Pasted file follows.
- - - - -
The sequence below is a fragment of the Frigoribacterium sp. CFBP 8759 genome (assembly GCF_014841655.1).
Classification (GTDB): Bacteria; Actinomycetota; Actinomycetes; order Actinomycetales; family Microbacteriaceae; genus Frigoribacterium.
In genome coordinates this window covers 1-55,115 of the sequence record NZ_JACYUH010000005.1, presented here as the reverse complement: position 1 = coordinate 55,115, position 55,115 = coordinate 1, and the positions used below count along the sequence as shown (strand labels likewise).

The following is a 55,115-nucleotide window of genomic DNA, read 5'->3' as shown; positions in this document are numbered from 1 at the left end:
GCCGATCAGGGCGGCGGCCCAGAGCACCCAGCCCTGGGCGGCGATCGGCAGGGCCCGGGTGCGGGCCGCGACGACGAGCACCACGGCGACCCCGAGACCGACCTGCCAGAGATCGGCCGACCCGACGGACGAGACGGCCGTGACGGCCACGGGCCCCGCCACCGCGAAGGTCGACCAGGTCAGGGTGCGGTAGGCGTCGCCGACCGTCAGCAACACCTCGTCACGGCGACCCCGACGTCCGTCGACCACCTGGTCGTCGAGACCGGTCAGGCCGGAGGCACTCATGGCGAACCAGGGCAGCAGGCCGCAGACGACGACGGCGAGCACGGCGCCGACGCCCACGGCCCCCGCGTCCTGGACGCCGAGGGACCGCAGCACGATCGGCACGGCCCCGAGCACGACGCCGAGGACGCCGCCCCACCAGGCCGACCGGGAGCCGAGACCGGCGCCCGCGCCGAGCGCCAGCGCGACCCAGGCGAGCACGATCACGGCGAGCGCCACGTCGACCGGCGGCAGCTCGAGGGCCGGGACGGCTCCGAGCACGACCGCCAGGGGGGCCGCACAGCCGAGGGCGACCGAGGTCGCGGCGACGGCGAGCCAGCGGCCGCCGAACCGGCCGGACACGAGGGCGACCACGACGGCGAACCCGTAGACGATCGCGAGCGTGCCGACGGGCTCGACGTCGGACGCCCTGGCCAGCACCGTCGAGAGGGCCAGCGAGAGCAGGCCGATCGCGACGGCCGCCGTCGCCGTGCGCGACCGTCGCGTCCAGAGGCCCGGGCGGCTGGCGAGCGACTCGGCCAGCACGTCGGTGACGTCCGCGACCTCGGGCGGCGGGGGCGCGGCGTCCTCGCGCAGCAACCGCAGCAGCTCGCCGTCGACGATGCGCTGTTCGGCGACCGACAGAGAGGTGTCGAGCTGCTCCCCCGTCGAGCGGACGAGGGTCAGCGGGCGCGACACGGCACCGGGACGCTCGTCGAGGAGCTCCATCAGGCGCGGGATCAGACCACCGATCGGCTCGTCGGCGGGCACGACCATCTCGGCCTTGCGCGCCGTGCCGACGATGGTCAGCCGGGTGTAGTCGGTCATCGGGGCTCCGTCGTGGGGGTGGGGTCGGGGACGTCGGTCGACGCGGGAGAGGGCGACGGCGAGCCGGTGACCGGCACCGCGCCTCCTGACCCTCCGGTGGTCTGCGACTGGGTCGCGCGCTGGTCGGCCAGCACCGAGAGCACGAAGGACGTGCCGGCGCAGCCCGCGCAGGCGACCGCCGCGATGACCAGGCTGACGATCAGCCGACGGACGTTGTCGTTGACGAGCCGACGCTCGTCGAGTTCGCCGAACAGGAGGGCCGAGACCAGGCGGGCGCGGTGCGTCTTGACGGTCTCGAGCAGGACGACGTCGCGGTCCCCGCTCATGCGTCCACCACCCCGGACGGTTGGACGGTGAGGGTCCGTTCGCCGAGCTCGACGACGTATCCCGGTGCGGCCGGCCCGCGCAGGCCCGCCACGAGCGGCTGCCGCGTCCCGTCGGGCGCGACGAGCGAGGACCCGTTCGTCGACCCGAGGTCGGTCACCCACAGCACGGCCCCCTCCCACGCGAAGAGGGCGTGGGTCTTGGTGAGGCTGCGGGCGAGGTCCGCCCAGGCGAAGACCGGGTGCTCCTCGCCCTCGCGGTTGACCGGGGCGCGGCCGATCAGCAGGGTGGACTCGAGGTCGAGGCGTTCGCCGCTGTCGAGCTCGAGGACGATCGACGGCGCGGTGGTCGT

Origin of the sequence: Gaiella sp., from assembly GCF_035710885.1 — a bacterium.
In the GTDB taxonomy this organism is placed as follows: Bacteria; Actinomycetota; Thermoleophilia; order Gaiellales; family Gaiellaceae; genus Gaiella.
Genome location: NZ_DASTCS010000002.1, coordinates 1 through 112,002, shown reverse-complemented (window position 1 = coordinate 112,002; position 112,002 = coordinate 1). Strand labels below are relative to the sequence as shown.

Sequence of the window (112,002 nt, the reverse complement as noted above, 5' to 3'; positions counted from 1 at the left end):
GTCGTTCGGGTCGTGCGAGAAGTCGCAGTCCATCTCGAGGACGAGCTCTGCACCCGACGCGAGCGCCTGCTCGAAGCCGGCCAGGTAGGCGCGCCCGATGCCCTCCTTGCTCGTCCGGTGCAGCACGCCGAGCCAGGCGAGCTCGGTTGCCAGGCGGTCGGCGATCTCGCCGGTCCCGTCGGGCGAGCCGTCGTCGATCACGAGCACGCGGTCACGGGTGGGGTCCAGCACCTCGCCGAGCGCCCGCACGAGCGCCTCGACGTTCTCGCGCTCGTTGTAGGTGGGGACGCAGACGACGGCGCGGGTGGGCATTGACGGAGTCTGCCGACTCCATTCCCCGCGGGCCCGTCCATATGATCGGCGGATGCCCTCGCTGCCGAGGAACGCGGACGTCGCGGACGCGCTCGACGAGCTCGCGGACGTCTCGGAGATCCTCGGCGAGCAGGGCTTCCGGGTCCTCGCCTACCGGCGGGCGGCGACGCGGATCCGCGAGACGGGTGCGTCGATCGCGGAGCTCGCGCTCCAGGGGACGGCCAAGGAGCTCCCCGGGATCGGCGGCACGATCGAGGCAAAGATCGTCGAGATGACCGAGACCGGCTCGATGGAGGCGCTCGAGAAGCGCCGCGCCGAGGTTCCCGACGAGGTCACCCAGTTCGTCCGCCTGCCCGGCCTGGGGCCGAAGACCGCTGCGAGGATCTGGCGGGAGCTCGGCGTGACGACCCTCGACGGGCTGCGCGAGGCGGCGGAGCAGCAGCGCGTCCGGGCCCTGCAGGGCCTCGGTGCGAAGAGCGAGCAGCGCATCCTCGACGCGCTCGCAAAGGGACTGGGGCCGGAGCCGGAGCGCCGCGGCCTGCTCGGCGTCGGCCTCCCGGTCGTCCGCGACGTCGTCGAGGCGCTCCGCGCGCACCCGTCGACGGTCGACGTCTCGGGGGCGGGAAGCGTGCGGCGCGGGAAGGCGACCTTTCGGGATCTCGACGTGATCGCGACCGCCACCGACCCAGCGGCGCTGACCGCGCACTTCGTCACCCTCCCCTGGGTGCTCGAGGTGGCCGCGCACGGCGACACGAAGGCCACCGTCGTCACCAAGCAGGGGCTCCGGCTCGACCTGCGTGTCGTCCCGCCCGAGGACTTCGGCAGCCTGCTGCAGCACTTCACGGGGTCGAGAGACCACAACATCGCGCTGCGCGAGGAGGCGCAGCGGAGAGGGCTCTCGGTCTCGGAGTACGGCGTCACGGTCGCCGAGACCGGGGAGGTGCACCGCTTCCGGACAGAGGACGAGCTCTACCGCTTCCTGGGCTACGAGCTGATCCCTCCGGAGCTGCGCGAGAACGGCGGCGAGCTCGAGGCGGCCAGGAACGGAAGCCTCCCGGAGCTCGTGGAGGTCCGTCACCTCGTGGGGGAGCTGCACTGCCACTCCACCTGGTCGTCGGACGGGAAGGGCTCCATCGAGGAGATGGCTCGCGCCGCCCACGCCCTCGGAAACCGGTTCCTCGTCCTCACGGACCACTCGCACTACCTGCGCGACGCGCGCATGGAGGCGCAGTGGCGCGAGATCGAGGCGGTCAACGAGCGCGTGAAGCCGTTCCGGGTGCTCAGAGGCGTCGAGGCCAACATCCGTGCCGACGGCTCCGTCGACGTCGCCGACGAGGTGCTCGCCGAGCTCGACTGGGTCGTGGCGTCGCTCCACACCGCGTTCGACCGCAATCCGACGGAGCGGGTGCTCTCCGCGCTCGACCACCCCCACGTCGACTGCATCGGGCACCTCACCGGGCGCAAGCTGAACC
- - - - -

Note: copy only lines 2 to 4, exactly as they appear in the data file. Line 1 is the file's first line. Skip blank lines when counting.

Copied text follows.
Classification (GTDB): Bacteria; Actinomycetota; Actinomycetes; order Actinomycetales; family Microbacteriaceae; genus Frigoribacterium.
In genome coordinates this window covers 1-55,115 of the sequence record NZ_JACYUH010000005.1, presented here as the reverse complement: position 1 = coordinate 55,115, position 55,115 = coordinate 1, and the positions used below count along the sequence as shown (strand labels likewise).

The following is a 55,115-nucleotide window of genomic DNA, read 5'->3' as shown; positions in this document are numbered from 1 at the left end: